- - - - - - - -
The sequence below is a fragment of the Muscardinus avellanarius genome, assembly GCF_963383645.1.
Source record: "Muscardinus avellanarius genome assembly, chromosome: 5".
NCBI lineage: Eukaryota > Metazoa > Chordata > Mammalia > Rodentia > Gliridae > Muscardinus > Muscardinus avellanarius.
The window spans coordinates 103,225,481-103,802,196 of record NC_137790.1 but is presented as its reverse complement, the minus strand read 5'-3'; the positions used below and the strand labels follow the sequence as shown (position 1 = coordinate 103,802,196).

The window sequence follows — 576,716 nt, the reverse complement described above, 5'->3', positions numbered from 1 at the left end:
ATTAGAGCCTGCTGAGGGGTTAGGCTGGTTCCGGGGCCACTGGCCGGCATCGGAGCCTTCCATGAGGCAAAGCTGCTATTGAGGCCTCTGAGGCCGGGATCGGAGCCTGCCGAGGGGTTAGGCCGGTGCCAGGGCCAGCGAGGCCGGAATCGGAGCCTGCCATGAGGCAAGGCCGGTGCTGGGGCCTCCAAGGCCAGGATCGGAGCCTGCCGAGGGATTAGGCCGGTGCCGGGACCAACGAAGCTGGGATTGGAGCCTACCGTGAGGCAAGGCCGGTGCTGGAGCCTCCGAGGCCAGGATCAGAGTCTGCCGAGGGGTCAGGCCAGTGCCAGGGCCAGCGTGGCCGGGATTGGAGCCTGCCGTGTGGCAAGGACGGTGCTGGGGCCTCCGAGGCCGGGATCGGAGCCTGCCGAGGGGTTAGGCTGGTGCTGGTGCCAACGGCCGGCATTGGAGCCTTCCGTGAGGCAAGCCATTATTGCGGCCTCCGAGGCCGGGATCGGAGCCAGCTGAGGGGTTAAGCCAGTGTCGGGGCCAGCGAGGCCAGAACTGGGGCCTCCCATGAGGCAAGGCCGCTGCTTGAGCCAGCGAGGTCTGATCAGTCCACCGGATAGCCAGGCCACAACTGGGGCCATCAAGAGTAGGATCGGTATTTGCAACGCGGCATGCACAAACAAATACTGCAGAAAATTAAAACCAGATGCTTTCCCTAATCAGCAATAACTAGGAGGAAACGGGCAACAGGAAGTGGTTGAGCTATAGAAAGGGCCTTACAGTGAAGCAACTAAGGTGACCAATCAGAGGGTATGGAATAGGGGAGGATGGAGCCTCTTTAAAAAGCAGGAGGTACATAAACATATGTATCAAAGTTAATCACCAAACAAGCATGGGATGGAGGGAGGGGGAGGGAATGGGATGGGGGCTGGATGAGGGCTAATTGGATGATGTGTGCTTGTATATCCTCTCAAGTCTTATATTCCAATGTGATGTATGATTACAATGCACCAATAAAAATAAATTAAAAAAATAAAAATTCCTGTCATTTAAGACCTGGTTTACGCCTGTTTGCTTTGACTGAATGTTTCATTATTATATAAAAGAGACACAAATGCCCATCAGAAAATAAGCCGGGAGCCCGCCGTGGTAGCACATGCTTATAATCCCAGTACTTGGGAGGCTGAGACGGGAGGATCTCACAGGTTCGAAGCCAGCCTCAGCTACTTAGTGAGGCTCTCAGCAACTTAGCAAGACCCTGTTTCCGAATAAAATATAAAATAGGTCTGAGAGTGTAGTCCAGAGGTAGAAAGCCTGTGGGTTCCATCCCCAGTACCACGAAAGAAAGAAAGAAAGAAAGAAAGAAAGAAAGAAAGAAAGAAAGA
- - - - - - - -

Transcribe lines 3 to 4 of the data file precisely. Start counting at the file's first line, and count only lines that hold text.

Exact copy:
NCBI lineage: Eukaryota > Metazoa > Chordata > Mammalia > Rodentia > Gliridae > Muscardinus > Muscardinus avellanarius.
The window spans coordinates 103,225,481-103,802,196 of record NC_137790.1 but is presented as its reverse complement, the minus strand read 5'-3'; the positions used below and the strand labels follow the sequence as shown (position 1 = coordinate 103,802,196).